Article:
In the decades that followed, the international community formalized his target through a series of UN conferences, assessments, and negotiations. Climate researchers, meanwhile, have backfilled the target with science, some of it compelling. It does indeed appear that the earth is already hotter than it has been in the last several hundred thousand years, with temperatures likely to rise substantially more through this century and well beyond.

But limiting global temperatures below two degrees provides no guarantee that the world will avoid catastrophe, nor does exceeding that threshold assure it. No one knows with much precision what the relationship will be between global temperature and the impact of climate change at local and regional levels. Nor do we have a particularly good handle on the capability of human societies to adapt to those impacts.

Limiting global temperatures below two degrees provides no guarantee that the world will avoid catastrophe, nor does exceeding that threshold assure it.

In reality, most of the climate risks that we understand reasonably well are linear, meaning that lower emissions bring a lower global temperature increase, which in turn brings lower risk. That is the case for impacts such as sea level rise, agricultural yields, rainfall, and drought. Stabilizing emissions at 450 atmospheric parts per million brings less risk than stabilizing at 500, 500 brings less risk than 550, and so on. The world isn’t saved should we limit atmospheric concentrations to 450 parts per million, nor is it lost should concentrations surpass that threshold.

There are a range of potential nonlinear tipping points that could also bring catastrophic climate impacts. Many climate scientists and advocates argue that the risks associated with triggering these impacts are so great that it is better to take a strict precautionary approach to dramatically cut emissions. But there are enormous uncertainties about where those tipping points actually are. The precautionary principle holds equally well at one degree of warming, a threshold that we have already surpassed; one and a half degrees, which we will soon surpass; or, for that matter, three degrees.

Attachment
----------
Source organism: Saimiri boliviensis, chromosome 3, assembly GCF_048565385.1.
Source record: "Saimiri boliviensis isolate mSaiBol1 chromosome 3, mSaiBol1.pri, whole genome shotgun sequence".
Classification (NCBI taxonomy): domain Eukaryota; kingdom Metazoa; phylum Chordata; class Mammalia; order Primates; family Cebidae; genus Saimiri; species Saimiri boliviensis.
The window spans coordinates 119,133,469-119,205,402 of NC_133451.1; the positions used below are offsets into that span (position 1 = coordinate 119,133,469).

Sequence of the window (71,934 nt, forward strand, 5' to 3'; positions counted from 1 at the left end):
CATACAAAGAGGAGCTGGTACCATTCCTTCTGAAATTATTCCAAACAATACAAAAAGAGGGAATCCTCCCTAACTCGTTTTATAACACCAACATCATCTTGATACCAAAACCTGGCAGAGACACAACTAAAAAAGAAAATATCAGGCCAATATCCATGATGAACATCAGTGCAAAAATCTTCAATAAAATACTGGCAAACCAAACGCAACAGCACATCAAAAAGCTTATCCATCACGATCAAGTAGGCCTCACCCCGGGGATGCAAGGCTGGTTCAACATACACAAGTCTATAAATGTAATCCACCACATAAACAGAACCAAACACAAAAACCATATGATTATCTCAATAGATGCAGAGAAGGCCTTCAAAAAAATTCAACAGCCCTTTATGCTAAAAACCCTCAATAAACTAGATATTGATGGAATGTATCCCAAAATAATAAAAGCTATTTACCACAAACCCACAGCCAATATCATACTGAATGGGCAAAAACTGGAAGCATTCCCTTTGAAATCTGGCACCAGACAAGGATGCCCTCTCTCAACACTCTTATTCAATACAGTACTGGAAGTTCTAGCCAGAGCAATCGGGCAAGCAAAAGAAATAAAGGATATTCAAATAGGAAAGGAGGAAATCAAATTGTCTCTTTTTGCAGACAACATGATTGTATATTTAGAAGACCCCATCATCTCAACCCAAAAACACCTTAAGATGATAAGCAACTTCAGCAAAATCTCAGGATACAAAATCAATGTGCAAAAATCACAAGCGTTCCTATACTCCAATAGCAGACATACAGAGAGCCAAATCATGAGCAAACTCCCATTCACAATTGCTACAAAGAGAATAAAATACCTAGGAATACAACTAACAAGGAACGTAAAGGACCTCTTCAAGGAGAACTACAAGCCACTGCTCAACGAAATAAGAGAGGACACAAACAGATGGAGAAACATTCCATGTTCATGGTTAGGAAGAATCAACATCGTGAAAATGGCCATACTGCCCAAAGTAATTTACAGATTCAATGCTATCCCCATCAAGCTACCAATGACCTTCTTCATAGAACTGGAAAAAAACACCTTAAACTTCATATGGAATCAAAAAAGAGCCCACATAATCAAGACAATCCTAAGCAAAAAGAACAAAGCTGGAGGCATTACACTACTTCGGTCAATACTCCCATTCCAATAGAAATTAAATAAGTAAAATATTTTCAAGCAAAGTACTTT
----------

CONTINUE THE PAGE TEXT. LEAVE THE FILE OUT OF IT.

Such calculations are further complicated by the substantial lag between when we emit carbon and when we experience the climate impacts of doing so: because of the time lag, and because of the substantial amount of carbon already emitted (atmospheric concentrations of carbon today stand at 407 parts per million, versus 275 prior to the start of the Industrial Revolution), even an extreme precautionary approach that ended all greenhouse gas emissions immediately would not much affect the trajectory of global temperatures or climate impacts until late in this century at the earliest.

Projections of sea level rise, for instance, don’t really diverge in high-emissions versus low-emissions scenarios until late in this century, and even then not by very much. It is not until modelers project into the twenty-second century that large differences begin to emerge. The same is true of most other climate impacts, at least as far as we understand them.

Many advocates for climate action suggest that we are already experiencing the impacts of anthropogenic climate change in the form of more extreme weather and natural disasters. Insofar as this is true—and the effect of climate change on present-day weather disasters is highly contested—there is not much we can do to mitigate it in the coming decades.